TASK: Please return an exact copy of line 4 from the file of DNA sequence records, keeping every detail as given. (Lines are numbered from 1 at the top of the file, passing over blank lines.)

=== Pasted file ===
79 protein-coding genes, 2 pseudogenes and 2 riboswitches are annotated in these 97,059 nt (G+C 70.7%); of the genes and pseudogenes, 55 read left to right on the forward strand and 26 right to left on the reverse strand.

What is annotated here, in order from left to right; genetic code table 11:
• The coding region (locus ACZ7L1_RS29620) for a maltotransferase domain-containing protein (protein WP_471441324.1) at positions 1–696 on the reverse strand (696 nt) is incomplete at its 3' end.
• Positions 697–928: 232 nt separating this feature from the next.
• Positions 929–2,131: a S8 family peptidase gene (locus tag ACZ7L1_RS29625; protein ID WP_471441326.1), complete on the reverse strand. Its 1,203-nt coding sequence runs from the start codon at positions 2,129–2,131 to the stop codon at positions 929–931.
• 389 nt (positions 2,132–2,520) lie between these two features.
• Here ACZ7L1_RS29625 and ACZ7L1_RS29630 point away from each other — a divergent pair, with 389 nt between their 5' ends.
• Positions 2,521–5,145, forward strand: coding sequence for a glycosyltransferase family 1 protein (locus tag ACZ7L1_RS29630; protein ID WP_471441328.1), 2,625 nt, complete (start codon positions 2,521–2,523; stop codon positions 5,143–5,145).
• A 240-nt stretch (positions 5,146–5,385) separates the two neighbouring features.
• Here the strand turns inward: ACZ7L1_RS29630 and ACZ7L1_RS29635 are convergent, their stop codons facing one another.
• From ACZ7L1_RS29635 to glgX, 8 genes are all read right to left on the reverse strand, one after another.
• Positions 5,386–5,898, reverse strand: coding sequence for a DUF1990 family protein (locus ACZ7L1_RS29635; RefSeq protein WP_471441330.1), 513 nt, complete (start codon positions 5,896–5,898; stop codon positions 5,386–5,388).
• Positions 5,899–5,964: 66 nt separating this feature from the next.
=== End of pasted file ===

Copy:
• Positions 697–928: 232 nt separating this feature from the next.